Unique fast, frenetic puzzling; almost a hundred stages in glorious 3-D; single-system multiplayer
Lack of online play
We like to discuss how developers both new and old have been outdoing themselves with the Nintendo eShop– how their releases, from seriously hardcore platformers to puzzlers with a dash of platforming to cherry blossom-filled slashfests have all but stopped naysayers in their tracks when it comes to Nintendo online. Turns out it’s not just ports of former handheld sweethearts that fill Nintendo eShop to the brim, but also plenty of creative games that almost remind us naproxen for menstrual pain of Xbox Live Arcade. Suffice it to say that Ketzal’s Corridors, the Keys Factory-developed, Nintendo-published title released last week on eShop, continues the tradition of great– and refreshing– games on eShop.
While it’s a bit difficult to describe on paper, Ketzal’s Corridors is essentially what Tetris would look like from a Tetromino’s view. You, playing as a block of varying shapes (called “guardians” ingame), must rotate your piece to fit holes and collect hearts, rushing through them to the finish line before time’s up and trying not to run into any walls. In the beginning, this is pretty simple: you’re a simple, roughly L-shaped block, and while you head through walls automatically, the pace propecia finasteride tablets india is fairly slow. At the same time, the holes you have to go through in the beginning are often bigger than they need to be. Combined, these early elements make it comparatively easy to pull off “tricks” (covering up all parts of a silhouette with your block) and “combos” (getting through consecutive holes while getting hearts). Later, though, as silhouettes get smaller and smaller and as the pace gets faster and faster, Ketzal’s Corridors is much less forgiving. Players will have to learn exactly how their block rotates, because there sure won’t be time to fumble.
Oh, little clomid online pharmacy L-block, you make things so seemingly easy for us.
But even as the game gets more difficult– pillars fall from the sky and walls close in from even the left and right sides– it’s hard to say Ketzal’s Corridors will ever force players to give up out of rage. There’s always other things to do in the game besides the “main” paths, with various other stages available to both test and train players’ mettle. These include everything from high-speed arenas, wherein players have to both fly fast and rotate quickly, lowest zoloft dosage to endless towers of flight, for the boldest of guardians. And when players get far enough, they unlock totally strange-looking new guardians to rotate, essentially effecting new avenues both of consternation and of self-worth. Each stage furthermore has medals unlocked through speedy play and high combo counts, which don’t really do anything besides make players feel good about themselves. Which is just as well.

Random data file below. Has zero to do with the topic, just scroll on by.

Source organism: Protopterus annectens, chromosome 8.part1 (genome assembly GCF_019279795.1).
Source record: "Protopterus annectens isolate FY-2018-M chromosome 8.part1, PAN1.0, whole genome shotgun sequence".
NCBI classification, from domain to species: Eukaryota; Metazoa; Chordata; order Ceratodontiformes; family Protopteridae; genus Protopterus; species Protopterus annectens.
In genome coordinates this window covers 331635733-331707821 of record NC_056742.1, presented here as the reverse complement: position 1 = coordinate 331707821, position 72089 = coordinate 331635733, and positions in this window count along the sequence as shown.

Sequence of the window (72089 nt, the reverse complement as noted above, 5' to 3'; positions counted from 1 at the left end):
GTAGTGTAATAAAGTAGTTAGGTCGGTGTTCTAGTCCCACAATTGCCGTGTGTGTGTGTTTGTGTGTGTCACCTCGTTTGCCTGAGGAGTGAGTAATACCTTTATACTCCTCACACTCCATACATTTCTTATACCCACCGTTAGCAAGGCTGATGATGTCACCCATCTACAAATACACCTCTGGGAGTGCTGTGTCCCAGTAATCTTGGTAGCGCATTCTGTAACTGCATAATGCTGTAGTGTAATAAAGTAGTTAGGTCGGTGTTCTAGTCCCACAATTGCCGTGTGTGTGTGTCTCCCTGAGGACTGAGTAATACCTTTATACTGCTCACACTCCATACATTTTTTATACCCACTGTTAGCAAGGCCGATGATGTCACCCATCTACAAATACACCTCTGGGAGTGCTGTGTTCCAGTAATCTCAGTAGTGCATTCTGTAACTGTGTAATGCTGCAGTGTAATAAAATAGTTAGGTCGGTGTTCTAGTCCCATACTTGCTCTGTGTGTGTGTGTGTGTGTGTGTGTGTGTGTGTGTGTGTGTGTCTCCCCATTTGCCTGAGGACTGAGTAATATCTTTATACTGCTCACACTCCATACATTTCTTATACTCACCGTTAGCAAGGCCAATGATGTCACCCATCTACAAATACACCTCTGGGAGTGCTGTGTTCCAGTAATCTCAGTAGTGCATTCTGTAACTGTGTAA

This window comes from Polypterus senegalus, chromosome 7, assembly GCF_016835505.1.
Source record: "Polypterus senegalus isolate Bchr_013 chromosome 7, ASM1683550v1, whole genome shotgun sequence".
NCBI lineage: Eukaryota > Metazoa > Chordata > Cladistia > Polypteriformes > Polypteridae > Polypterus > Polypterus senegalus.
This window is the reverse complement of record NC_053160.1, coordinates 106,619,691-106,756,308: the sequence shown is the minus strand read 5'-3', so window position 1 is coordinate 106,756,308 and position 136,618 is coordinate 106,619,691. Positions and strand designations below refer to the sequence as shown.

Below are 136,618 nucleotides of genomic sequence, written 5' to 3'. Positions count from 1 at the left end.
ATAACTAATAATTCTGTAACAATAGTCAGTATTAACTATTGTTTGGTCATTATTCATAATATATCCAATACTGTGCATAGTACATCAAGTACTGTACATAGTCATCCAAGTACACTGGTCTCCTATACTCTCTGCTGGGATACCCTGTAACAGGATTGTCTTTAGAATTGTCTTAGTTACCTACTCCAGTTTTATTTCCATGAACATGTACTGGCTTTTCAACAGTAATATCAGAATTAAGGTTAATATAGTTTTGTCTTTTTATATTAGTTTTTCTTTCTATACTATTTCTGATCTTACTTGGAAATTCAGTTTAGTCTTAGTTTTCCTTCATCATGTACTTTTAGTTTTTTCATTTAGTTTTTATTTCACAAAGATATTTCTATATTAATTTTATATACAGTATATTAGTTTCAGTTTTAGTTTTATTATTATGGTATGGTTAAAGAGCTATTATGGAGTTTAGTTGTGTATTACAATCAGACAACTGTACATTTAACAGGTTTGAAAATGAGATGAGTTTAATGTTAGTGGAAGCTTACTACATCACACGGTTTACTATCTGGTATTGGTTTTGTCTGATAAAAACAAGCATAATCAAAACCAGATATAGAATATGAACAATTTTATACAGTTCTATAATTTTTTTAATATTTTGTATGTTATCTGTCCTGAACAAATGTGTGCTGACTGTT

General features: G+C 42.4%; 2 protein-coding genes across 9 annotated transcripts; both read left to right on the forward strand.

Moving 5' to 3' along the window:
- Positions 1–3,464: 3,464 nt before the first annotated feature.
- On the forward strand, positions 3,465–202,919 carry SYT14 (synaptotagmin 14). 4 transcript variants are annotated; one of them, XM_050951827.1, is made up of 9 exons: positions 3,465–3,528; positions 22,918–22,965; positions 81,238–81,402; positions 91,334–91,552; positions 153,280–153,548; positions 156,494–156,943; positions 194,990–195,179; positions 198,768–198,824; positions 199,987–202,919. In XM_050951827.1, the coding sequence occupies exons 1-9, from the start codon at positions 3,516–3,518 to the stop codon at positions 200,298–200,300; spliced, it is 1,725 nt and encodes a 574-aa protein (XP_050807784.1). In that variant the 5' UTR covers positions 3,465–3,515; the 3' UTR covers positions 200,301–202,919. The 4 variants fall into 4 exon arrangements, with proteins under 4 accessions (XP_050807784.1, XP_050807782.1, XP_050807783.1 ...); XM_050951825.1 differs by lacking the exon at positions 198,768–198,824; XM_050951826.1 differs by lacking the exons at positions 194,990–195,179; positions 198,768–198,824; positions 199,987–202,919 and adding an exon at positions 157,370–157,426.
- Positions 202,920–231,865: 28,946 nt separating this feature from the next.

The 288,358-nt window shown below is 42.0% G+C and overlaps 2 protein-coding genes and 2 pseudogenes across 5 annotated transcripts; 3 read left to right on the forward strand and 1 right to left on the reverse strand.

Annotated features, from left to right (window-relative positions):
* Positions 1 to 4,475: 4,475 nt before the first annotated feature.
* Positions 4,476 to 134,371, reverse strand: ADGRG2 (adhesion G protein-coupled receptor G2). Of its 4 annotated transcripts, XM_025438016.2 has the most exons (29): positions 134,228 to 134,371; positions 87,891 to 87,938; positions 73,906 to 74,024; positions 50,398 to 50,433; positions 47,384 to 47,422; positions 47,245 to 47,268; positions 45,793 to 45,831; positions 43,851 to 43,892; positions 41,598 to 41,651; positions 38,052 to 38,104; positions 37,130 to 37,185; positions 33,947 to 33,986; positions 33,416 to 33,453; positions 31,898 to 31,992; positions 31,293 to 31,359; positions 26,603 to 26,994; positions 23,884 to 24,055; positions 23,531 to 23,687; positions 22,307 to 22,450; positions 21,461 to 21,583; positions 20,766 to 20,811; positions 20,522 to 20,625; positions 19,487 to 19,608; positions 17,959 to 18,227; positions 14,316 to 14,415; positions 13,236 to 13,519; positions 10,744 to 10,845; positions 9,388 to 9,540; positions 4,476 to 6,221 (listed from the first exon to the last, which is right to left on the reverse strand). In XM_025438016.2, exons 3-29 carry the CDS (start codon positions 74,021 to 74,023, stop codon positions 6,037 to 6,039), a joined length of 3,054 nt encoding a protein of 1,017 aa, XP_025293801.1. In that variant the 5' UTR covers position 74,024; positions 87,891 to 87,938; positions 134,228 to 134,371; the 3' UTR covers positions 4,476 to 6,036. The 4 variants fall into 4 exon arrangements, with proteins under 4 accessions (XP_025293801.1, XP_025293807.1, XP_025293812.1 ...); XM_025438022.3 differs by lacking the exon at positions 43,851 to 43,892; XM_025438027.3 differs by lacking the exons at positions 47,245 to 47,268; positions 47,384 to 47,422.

That’s the simple jist of the game, which is just as well, because that’s already enough to distract us to high heaven. Coupled with the game is some upbeat, exotic “Aztec”-y music, to go with a Aztec-themed storyline involving stone guardians that have to retrieve their god’s missing hearts. It’s a little superfluous in that players will immerse themselves in Ketzal’s Corridors‘s puzzle stylings with no reasons needed whatsoever, but seeing as it’s illustrated through animated wall paintings reminiscent of the opening of The Legend of Zelda: The Wind Waker, the story remains a nice touch.
Oh. That’s new. I can take it. I hope.
Although there’s no online play, Ketzal’s Corridors features both a local option and and a single-system option. This isn’t single-card style, though– it’s an option that allows two players to play on the same 3DS, one player on each side of the system. It’s a smile-inducing feature that’s even better than WarioWare: Touched!‘s single-system table tennis, and things get predictably frantic (though not wearily so).
Graphically, Ketzal’s Corridors does the job wonderfully. This could probably be an entertaining game if it were just blocks and silhouettes, but the Aztec-inspired locale fits nicely with the gameplay– even if players will often spend a lot more time rotating around on frenzied instinct rather than gazing at the atmosphere. The three-dimensional effect, though, is the real kicker– zooming around in Ketzal’s Corridors is almost as visceral as doing so in Star Fox 3D. It might even be more visceral, considering what players essentially do in this game is fall gracefully through holes in walls, and the constant feeling of the walls rushing toward the screen is hard to shake off. And like in Pushmo, the 3-D effect even helps a bit with gameplay, letting you better know precisely in what position your 3-D block is in. I rarely turned off the 3-D effect while playing Ketzal’s Corridors, and have no regrets– 2-D Ketzal’s Corridors just seems flat.
STOP IT. JUST STOP IT RIGHT NOW.
Ketzal’s Corridors, while not wholly unique in its puzzle play (it is, after all, a top-down Tetris), certainly feels unique. With almost a hundred levels and the constant drive to beat the high score on every one, the game demands an unrelenting combination of both brains and reflexes that is unmatched elsewhere on Nintendo eShop. Its difficulty may be high, but as with every puzzler, there’s a solution: just add practice.
Nintendojo was provided a copy of this game for review by a third party, though that does not affect our recommendation. For every review, Nintendojo uses a standard criteria.